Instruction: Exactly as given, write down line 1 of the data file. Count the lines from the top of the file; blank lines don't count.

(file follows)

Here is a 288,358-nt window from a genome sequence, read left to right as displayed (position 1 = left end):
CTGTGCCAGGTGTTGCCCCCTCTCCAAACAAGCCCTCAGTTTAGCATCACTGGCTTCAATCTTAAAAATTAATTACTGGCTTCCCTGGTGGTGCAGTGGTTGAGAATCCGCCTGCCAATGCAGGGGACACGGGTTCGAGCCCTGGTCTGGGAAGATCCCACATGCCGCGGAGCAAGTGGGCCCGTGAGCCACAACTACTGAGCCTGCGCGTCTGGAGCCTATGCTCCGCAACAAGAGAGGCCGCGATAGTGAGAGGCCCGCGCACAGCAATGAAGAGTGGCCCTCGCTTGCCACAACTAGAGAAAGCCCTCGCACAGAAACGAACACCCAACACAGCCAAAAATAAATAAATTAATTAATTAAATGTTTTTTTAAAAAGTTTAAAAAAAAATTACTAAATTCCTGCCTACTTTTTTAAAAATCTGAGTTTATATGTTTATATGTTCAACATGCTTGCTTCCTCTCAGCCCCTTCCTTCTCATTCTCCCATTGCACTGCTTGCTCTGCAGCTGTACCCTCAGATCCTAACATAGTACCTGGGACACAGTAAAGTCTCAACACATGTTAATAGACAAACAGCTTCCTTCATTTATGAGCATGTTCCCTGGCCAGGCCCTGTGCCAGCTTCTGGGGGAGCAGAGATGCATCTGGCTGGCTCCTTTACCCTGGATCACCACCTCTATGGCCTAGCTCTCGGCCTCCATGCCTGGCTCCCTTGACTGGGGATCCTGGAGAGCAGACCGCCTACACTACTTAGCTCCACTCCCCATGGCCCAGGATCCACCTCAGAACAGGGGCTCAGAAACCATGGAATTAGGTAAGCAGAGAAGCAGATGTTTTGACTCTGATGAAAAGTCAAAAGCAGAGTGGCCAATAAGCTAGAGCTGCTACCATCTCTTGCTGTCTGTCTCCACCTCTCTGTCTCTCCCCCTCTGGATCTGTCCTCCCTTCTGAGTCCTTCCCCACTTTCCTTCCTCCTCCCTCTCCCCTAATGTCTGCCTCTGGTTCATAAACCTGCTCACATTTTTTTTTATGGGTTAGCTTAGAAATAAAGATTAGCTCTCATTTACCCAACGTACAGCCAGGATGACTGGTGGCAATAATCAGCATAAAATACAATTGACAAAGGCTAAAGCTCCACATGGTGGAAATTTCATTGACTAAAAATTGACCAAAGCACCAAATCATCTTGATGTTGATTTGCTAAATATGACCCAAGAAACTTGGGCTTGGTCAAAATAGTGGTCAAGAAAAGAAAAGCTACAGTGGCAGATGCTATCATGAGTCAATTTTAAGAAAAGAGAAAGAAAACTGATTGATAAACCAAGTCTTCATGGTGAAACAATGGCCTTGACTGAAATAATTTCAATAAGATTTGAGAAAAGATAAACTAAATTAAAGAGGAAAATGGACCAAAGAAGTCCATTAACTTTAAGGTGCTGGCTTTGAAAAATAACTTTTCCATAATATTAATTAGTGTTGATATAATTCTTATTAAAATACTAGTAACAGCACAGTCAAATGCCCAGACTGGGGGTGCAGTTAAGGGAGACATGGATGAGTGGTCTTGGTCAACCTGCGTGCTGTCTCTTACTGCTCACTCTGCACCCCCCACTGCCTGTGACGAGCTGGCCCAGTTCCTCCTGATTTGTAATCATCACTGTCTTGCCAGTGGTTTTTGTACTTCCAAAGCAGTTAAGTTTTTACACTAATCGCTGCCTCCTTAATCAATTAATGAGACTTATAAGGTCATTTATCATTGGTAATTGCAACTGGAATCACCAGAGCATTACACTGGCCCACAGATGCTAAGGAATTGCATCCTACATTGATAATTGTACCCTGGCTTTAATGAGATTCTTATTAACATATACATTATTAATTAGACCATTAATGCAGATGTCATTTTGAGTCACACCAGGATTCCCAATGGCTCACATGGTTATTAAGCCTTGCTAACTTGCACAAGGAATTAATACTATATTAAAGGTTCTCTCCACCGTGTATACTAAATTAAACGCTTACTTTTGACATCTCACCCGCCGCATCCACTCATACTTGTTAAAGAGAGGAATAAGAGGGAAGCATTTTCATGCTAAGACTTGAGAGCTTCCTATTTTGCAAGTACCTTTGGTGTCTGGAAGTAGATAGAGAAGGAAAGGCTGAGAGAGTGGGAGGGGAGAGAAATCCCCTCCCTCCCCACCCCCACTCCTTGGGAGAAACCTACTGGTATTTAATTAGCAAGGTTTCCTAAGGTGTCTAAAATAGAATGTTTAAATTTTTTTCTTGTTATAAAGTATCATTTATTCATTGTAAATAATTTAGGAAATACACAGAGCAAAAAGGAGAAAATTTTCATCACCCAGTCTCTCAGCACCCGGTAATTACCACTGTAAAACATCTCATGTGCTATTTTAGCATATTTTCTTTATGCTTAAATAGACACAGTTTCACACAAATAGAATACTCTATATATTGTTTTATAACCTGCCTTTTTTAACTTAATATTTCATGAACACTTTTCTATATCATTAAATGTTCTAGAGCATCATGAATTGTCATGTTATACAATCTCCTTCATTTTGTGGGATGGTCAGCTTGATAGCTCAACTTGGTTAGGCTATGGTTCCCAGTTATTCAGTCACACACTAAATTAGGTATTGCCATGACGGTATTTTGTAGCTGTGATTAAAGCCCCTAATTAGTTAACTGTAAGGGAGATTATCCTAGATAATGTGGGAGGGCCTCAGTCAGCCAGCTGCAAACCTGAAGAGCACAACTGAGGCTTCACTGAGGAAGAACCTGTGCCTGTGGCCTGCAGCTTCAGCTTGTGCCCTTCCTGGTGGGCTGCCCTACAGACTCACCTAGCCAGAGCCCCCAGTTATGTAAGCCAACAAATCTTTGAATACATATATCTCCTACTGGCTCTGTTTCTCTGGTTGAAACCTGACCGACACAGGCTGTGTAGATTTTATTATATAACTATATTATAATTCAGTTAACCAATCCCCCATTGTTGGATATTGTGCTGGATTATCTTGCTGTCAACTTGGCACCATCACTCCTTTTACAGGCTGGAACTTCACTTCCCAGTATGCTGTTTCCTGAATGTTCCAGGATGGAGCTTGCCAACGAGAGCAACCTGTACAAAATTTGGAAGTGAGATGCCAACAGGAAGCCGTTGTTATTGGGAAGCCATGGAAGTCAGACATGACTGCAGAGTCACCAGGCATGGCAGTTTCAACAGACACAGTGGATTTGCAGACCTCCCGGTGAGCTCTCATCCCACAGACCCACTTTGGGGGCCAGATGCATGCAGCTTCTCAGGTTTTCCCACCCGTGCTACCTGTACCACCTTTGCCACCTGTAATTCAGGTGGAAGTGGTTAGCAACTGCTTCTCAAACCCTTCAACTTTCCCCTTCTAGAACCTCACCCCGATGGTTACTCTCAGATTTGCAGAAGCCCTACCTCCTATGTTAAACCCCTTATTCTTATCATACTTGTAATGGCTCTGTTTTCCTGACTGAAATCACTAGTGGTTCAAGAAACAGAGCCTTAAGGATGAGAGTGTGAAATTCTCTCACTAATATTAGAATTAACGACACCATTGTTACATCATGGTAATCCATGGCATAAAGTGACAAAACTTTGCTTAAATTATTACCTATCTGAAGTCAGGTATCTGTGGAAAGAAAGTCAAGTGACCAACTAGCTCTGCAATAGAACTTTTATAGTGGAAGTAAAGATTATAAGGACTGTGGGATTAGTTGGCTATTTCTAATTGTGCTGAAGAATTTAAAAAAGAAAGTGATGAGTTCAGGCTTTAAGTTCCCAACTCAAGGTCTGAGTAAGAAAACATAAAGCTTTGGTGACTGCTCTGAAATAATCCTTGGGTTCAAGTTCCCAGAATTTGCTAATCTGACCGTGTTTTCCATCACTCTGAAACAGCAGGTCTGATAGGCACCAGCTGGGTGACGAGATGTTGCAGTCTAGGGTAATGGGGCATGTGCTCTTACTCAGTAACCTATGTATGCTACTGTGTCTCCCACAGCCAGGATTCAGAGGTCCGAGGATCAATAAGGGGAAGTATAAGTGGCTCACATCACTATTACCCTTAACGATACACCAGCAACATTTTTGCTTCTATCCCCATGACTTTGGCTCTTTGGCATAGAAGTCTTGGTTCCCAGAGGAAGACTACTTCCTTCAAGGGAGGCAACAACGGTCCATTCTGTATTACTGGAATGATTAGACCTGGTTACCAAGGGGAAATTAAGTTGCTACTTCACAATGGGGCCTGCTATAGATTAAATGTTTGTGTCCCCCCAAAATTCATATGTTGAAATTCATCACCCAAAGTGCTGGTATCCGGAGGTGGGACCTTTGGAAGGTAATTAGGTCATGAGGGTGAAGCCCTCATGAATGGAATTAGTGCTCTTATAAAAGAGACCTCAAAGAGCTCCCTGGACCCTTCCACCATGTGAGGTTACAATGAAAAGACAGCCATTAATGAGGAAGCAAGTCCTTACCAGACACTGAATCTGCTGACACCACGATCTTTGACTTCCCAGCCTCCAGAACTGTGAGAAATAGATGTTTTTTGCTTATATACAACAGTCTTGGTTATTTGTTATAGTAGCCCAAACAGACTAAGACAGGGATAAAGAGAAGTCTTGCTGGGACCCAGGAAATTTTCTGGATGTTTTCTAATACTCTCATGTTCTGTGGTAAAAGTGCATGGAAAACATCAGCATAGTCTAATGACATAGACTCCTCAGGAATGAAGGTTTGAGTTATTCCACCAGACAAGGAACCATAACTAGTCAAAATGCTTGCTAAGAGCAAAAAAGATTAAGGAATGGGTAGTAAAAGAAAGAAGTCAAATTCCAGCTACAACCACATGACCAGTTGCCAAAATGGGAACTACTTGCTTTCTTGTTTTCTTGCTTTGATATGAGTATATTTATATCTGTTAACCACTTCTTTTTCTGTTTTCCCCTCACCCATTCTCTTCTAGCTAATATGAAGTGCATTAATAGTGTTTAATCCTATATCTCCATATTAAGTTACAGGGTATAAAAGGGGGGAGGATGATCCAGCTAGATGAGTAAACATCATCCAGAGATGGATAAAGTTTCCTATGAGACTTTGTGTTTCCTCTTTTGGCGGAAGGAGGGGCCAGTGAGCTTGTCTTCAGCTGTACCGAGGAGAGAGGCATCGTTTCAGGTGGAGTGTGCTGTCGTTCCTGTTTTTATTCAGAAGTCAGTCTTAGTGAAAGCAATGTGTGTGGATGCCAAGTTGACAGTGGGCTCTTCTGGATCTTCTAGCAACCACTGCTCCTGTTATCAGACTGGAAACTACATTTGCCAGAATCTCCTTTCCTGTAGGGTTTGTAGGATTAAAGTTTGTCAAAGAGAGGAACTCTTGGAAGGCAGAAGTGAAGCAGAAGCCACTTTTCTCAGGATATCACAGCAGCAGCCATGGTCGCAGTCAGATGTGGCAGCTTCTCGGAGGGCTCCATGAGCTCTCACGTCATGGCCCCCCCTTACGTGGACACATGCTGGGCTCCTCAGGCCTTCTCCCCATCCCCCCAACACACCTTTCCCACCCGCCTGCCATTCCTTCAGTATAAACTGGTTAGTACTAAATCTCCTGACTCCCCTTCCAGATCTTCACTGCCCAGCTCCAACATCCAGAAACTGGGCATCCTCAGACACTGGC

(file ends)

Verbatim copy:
Here is a 288,358-nt window from a genome sequence, read left to right as displayed (position 1 = left end):